Fasces and humanitas

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Ancient Rome played a prominent role, in two different ways, in the comments on yesterday's post "Progress and its enemies". This was unexpected, since the post was about the rhetoric of names in political philosophy. In any case, my comments on the comments are too long to fit gracefully in a comment, so I'm posting them here separately.

Rome came up first in some back-and-forth about the use and meaning of the fasces in Roman times. Were they symbols of strength-in-unity, or were they a "portable execution kit"? In support of the second interpretation, Dan Lufkin quoted a passage from a recent book by Cullen Murphy, who in turn cites a 1984 paper by Anthony J. Marshall. Dan observed that the journal's web site "is still under construction for that issue", and suggests that we can probably find it in the stacks of our campus library.

In off-site storage, more likely, but in any case, there's no need to do anything as drastic as actually dealing with a physical object, since Anthony J. Marshall, "Symbols and Showmanship in Roman Public Life: The Fasces", Phoenix 38(2): 120-141,1984, is available from JSTOR. And Marshall does try to establish the points that Dan Lufkin cites Cullen Murphy as citing it to prove; and his argument seems persuasive to me. Here are a few quotes:

If we turn from public ceremony to the related topic of state regalia, we find that here also there predominates a tradition of scholarship dedicated to discovering the earliest strata of constitutional history. This limited inquiry may again tempt the unwary to infer that public institutions were static and that consequently their most archaic function continues for all periods to provide the key to the real, abiding significance of regalia such as the fasces. But it would be implausible to equate the primitive origin with the constant "meaning" if the Romans' own perception of their emblems of office remained lively and evolved in response to changing social and political conditions. Nor would it be reasonable to assume that Romans of the later Republic remained generally aware of the earliest, sacral origins of their magisterial regalia. […]

As constant concomitants of high office both in and outside Rome, the fasces in particular were the most striking visual feature of magisterial authority "on parade," and it is hardly surprising that our sources do not treat them as modern writers would treat a mere ceremonial mace of office. But this vital element cannot be the concern of studies which approach the evidence with the set purpose of extrapolating abstract constitutional norms. Unless we can establish that a significant number of Romans knew the historic reason for ceremonies such as the removal of axes from fasces at the pomoerium and clearly understood whether the primary significance of the securis was punitive, military, or religious, the traditional discussion of these topics in terms of constitutional technicalities cannot by itself elucidate the complete function of such insignia in post-regal periods. […]

We may take our start from the basic fact that the fasces were not merely decorative or symbolic devices carried before magistrates in a parade of idle formalism. Rather, they constituted a portable kit for flogging and decapitation. Since they were so brutally functional, they not only served as ceremonial symbols of office but also carried the potential of violent repression and execution. If these emblems of office paraded before Roman eyes retained their practical function in the infliction of severe corporal punishment, then despite the advent of provocatio their punitive associations never became as historically "distanced" for the average citizen as have those of ceremonial maces and swords in modern societies. Even after provocatio had been won to shield citizens from their summary use, mass executions of deserters or prisoners of war involving virgae and secures could still be viewed on occasion in the forum. Roman society was therefore unusual in that its central magisterial regalia remained directly functional; the fasces continued as both symbol and instrument of executive power. Thus powerful emotions of pride and fear could focus on them, and their symbolic political significance was accordingly intensified by their aura of latent violence. […]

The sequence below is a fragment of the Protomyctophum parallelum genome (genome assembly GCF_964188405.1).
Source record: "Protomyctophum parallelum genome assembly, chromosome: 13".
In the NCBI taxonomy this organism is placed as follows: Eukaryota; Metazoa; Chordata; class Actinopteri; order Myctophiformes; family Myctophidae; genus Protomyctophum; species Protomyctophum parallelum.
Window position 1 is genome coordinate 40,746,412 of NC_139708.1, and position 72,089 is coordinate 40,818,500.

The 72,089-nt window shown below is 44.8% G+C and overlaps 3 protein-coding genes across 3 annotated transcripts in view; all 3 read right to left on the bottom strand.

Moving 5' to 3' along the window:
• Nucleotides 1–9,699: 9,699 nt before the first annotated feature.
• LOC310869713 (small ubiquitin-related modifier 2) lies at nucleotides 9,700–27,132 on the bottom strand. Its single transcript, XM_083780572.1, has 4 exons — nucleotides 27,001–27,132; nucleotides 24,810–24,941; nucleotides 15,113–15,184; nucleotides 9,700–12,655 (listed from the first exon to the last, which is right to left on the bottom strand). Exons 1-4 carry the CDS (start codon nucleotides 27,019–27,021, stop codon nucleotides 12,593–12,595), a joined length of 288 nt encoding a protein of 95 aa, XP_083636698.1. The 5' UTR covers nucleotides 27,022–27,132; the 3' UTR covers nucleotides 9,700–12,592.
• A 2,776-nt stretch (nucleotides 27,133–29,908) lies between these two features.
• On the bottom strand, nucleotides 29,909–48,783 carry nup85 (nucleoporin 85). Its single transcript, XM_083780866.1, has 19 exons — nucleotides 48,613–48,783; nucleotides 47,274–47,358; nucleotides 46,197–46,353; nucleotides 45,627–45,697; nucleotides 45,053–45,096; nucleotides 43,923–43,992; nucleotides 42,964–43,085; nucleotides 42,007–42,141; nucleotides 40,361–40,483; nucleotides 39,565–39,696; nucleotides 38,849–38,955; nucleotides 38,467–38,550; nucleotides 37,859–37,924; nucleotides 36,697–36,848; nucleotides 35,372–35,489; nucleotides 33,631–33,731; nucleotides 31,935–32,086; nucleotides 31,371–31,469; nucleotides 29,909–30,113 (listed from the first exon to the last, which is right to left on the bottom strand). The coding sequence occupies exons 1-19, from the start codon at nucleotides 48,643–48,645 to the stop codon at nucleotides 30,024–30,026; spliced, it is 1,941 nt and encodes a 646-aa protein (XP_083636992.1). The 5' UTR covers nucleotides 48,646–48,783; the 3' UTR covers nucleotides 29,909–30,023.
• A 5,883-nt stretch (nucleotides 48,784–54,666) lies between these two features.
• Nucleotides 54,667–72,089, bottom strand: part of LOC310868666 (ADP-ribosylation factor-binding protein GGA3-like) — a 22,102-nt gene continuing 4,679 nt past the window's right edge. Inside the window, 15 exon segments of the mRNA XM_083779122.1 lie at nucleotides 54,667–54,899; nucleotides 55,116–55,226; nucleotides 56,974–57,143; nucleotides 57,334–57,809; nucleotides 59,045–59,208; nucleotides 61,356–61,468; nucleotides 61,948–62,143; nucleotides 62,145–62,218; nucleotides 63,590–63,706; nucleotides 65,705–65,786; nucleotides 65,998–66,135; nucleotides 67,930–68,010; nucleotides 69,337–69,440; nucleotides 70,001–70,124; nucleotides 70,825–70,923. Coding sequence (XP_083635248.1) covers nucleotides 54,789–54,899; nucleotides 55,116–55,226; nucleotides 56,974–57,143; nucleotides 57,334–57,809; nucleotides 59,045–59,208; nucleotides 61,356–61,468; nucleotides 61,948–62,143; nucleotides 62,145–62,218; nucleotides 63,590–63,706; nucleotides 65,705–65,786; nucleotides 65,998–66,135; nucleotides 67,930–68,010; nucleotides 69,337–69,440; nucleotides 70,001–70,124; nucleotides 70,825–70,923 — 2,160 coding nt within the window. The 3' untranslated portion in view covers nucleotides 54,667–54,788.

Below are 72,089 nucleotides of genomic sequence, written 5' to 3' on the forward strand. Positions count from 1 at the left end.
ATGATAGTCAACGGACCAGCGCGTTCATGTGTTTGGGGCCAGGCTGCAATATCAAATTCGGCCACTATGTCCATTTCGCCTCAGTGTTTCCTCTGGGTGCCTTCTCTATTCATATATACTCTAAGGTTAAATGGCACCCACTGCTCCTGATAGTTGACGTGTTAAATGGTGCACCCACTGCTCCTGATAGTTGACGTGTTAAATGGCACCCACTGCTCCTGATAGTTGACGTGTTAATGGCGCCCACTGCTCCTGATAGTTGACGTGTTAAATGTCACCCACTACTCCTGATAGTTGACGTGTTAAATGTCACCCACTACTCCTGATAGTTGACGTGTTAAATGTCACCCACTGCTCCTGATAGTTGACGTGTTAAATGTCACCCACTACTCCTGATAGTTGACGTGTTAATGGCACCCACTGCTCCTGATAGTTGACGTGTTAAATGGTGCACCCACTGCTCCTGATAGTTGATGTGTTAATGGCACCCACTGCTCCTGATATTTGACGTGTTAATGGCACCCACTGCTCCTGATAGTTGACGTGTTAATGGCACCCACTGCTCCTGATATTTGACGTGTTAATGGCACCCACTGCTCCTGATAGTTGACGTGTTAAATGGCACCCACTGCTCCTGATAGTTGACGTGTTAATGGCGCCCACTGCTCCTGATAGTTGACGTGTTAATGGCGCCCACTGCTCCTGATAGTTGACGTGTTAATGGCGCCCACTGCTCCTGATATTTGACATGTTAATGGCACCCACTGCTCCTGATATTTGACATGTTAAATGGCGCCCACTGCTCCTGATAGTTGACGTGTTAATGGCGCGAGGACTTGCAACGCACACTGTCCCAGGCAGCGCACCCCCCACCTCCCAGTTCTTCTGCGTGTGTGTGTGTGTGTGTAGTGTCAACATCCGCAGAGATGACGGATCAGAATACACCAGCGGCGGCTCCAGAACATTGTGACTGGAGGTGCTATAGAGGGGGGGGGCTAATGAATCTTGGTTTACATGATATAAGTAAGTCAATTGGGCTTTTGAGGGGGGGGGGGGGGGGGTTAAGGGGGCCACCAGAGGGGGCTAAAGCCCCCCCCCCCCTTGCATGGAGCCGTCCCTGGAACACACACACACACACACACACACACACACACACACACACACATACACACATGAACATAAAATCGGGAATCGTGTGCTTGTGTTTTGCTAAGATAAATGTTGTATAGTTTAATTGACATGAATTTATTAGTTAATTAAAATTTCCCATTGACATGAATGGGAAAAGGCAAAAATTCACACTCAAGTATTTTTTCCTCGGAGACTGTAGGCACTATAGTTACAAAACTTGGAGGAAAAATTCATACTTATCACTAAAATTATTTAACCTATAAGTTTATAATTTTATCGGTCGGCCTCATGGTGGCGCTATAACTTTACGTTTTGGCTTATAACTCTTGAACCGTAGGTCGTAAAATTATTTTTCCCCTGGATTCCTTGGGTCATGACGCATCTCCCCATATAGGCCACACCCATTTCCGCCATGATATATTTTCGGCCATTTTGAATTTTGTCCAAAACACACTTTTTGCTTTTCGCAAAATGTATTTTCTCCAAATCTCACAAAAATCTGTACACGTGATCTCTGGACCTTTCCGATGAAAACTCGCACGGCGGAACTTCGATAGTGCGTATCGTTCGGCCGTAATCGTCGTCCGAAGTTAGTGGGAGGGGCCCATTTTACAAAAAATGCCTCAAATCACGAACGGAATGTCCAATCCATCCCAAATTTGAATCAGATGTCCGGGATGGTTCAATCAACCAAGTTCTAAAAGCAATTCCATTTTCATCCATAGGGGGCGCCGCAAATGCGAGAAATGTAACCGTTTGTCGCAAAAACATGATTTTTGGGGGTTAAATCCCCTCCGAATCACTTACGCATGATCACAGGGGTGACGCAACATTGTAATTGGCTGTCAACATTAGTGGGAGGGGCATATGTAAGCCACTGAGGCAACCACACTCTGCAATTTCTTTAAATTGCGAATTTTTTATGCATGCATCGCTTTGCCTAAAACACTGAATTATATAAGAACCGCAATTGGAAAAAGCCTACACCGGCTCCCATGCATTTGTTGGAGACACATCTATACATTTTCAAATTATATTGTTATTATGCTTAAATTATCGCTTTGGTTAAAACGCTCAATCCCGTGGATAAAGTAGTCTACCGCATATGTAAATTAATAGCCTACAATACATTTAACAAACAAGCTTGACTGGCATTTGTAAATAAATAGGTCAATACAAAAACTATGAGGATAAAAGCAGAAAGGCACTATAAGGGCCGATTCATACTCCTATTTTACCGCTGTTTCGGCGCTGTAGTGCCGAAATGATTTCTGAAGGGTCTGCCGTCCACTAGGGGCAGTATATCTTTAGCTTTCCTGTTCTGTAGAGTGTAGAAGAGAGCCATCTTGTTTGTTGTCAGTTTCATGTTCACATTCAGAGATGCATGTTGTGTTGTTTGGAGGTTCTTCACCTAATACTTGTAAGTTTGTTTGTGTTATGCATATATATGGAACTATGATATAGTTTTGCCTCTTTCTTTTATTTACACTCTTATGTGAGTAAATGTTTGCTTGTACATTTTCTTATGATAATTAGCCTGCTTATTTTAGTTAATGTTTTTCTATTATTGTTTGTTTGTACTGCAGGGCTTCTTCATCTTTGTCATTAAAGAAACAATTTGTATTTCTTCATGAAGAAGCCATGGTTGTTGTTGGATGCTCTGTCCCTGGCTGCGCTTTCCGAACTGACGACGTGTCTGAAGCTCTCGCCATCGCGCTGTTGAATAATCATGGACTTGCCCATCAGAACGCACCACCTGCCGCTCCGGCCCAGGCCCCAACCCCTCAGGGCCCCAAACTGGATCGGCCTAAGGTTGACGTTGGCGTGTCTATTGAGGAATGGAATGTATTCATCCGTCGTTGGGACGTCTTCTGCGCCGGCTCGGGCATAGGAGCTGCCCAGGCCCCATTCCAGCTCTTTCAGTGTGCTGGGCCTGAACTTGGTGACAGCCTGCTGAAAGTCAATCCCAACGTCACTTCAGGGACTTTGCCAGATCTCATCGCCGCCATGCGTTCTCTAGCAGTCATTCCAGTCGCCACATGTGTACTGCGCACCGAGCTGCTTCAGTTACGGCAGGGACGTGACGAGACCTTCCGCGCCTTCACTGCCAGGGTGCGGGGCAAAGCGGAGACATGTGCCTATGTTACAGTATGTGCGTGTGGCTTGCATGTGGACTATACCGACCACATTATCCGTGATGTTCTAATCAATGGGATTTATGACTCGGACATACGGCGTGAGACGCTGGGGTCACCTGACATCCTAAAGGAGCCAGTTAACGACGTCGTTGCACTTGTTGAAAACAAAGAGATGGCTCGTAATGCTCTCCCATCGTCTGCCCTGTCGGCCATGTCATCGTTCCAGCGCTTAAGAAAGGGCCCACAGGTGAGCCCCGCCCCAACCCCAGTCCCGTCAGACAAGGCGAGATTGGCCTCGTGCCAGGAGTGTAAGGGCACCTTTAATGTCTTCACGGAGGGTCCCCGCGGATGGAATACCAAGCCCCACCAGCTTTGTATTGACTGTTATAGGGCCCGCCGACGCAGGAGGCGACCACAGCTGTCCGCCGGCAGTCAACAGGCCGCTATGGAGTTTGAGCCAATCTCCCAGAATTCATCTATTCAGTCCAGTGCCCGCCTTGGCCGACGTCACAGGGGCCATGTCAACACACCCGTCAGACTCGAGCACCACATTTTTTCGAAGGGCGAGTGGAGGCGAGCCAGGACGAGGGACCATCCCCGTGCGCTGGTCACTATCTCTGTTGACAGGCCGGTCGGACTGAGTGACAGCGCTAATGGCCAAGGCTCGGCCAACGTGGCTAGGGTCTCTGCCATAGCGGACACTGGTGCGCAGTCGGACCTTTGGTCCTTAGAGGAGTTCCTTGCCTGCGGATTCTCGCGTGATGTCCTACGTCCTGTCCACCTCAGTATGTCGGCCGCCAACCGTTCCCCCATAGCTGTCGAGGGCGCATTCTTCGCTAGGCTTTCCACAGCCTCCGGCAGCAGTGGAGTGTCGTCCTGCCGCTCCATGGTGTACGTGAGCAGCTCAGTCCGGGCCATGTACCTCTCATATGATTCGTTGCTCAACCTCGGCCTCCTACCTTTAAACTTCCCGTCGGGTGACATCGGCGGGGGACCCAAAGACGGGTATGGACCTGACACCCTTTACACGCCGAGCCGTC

"Provocatio (ad populum)" was the right of Roman citizens to appeal "to the people" magistrates' decisions in capital cases (also discussed here.) According to legend, this right was established by a law passed in the first year of the republic, 509 B.C., after the expulsion of Tarquinius Superbus, the last king of Rome.

Marshall continues:

In this context, it is significant that grants of the ius provocationis were so highly prized that for some recipients they were an acceptable alternative to full citizenship. Slaves or free men unprotected by citizenship or special privilege were subject without appeal to the full powers of the imperium administered via the lictor's strong right arm. This might run to a few blows to control crowds or enforce respect for the magistrate at an assize-hearing, or it might extend to flogging with or without decapitation to follow. Although the virgae themselves were not intended for capital punishment, the fasces are sometimes termed "bloody" in our sources because of the terrible beating which the heavy rods inflicted; they could, and sometimes did, prove lethal. Of birch or elmwood and some one-and-a- half meters in length, they were considerably weightier than the centurion's vitis or "swagger-stick," (which it was permissible to apply to citizens' backs). The virgae could of course be used on non-Roman military personnel. The single-headed securis, regularly carried in the fasces extra urbem and seen as a component of the regalia of office, was employed for executions under the Republic, later replaced in the Principate by the sword. Condemned prisoners were not kept waiting after sentencing, and execution was carried out in full public view. When the magistrate bade the praeco pronounce the dread words age lege, the lictors would unstrap the red thongs of the fasces on the spot (virgas expedire). […]